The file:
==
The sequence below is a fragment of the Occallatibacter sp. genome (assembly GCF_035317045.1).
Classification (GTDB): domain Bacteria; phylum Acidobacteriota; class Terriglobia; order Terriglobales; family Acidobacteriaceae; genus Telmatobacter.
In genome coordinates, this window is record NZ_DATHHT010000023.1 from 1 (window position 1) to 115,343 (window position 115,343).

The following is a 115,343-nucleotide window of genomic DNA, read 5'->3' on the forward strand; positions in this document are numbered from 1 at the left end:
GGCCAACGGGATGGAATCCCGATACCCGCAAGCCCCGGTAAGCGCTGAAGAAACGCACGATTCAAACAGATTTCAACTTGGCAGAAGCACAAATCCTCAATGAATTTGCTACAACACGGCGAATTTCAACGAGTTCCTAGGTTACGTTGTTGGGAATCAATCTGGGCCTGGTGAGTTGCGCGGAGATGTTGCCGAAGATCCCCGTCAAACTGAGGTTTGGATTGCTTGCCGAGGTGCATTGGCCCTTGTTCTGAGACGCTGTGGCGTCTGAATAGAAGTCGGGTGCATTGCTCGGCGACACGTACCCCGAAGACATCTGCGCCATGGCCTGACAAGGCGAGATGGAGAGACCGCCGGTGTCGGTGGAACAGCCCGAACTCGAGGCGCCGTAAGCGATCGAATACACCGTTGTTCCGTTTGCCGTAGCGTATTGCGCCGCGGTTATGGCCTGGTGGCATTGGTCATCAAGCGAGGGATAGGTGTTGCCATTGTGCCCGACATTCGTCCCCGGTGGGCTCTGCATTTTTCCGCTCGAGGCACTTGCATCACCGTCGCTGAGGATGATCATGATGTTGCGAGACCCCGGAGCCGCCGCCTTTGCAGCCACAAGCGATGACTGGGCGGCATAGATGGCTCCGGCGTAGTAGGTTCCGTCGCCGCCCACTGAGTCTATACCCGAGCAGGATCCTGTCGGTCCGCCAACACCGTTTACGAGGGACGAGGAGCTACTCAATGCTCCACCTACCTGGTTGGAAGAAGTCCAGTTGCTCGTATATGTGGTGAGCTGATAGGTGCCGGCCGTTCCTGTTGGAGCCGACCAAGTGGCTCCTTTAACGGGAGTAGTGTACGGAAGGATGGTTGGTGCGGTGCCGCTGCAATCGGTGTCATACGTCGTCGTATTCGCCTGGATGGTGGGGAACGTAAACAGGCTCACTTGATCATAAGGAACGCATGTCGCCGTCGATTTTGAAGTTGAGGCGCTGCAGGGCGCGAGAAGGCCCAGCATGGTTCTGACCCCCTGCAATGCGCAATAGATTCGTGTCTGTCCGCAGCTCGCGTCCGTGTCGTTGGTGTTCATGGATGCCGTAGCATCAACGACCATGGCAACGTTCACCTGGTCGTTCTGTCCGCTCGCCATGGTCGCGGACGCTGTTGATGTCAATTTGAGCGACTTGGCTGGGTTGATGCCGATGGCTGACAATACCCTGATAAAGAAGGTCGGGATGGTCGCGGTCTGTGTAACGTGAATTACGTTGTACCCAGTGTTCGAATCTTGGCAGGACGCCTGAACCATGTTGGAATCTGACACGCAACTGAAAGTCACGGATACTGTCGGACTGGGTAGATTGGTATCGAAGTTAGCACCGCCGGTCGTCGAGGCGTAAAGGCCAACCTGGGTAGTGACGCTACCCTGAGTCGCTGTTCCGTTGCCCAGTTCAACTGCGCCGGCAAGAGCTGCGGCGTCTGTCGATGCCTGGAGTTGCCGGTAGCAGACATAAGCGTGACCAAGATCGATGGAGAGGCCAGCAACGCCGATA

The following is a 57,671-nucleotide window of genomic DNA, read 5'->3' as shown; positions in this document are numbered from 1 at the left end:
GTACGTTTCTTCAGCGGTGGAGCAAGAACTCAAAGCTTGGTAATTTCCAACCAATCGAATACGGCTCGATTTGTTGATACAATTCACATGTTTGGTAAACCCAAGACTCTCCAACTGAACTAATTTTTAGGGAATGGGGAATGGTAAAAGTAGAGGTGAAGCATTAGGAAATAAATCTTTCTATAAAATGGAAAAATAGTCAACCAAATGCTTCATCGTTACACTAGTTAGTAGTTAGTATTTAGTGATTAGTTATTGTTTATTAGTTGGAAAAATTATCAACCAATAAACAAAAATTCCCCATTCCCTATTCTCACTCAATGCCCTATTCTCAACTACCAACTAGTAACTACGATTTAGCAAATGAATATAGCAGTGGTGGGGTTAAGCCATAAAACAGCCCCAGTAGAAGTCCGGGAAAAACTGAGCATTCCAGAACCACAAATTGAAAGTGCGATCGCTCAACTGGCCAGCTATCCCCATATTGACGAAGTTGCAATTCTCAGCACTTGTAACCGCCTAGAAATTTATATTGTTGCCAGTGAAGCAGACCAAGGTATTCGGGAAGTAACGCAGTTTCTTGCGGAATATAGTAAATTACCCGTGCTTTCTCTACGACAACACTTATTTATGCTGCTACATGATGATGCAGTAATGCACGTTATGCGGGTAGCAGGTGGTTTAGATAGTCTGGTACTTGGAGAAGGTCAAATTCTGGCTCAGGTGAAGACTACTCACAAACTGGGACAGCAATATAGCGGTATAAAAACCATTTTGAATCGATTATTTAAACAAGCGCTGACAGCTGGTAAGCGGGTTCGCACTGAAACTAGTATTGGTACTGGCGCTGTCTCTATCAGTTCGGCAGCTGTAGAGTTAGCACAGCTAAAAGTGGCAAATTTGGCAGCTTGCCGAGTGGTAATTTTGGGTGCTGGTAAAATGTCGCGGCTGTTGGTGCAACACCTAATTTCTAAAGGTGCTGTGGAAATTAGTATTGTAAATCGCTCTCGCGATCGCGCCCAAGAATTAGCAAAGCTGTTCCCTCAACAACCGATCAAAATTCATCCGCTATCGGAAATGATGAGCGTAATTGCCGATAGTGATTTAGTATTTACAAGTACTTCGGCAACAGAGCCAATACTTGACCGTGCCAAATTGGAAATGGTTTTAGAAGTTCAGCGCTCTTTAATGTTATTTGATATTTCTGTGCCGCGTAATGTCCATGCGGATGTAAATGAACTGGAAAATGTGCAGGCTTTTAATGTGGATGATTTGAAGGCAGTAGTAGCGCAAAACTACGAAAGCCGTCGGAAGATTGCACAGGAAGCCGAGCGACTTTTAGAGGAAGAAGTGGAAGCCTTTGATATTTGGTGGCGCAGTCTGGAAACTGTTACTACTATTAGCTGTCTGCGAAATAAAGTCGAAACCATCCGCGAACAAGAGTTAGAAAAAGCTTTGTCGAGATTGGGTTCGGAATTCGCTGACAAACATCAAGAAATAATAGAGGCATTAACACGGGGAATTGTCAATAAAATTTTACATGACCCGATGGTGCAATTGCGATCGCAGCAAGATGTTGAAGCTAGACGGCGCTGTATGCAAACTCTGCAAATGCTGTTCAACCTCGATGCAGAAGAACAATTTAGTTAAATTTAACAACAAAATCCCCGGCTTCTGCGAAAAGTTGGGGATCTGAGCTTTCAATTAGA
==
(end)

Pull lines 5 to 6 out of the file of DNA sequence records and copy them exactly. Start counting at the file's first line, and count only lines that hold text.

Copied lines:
GGCCAACGGGATGGAATCCCGATACCCGCAAGCCCCGGTAAGCGCTGAAGAAACGCACGATTCAAACAGATTTCAACTTGGCAGAAGCACAAATCCTCAATGAATTTGCTACAACACGGCGAATTTCAACGAGTTCCTAGGTTACGTTGTTGGGAATCAATCTGGGCCTGGTGAGTTGCGCGGAGATGTTGCCGAAGATCCCCGTCAAACTGAGGTTTGGATTGCTTGCCGAGGTGCATTGGCCCTTGTTCTGAGACGCTGTGGCGTCTGAATAGAAGTCGGGTGCATTGCTCGGCGACACGTACCCCGAAGACATCTGCGCCATGGCCTGACAAGGCGAGATGGAGAGACCGCCGGTGTCGGTGGAACAGCCCGAACTCGAGGCGCCGTAAGCGATCGAATACACCGTTGTTCCGTTTGCCGTAGCGTATTGCGCCGCGGTTATGGCCTGGTGGCATTGGTCATCAAGCGAGGGATAGGTGTTGCCATTGTGCCCGACATTCGTCCCCGGTGGGCTCTGCATTTTTCCGCTCGAGGCACTTGCATCACCGTCGCTGAGGATGATCATGATGTTGCGAGACCCCGGAGCCGCCGCCTTTGCAGCCACAAGCGATGACTGGGCGGCATAGATGGCTCCGGCGTAGTAGGTTCCGTCGCCGCCCACTGAGTCTATACCCGAGCAGGATCCTGTCGGTCCGCCAACACCGTTTACGAGGGACGAGGAGCTACTCAATGCTCCACCTACCTGGTTGGAAGAAGTCCAGTTGCTCGTATATGTGGTGAGCTGATAGGTGCCGGCCGTTCCTGTTGGAGCCGACCAAGTGGCTCCTTTAACGGGAGTAGTGTACGGAAGGATGGTTGGTGCGGTGCCGCTGCAATCGGTGTCATACGTCGTCGTATTCGCCTGGATGGTGGGGAACGTAAACAGGCTCACTTGATCATAAGGAACGCATGTCGCCGTCGATTTTGAAGTTGAGGCGCTGCAGGGCGCGAGAAGGCCCAGCATGGTTCTGACCCCCTGCAATGCGCAATAGATTCGTGTCTGTCCGCAGCTCGCGTCCGTGTCGTTGGTGTTCATGGATGCCGTAGCATCAACGACCATGGCAACGTTCACCTGGTCGTTCTGTCCGCTCGCCATGGTCGCGGACGCTGTTGATGTCAATTTGAGCGACTTGGCTGGGTTGATGCCGATGGCTGACAATACCCTGATAAAGAAGGTCGGGATGGTCGCGGTCTGTGTAACGTGAATTACGTTGTACCCAGTGTTCGAATCTTGGCAGGACGCCTGAACCATGTTGGAATCTGACACGCAACTGAAAGTCACGGATACTGTCGGACTGGGTAGATTGGTATCGAAGTTAGCACCGCCGGTCGTCGAGGCGTAAAGGCCAACCTGGGTAGTGACGCTACCCTGAGTCGCTGTTCCGTTGCCCAGTTCAACTGCGCCGGCAAGAGCTGCGGCGTCTGTCGATGCCTGGAGTTGCCGGTAGCAGACATAAGCGTGACCAAGATCGATGGAGAGGCCAGCAACGCCGATA

The following is a 57,671-nucleotide window of genomic DNA, read 5'->3' as shown; positions in this document are numbered from 1 at the left end: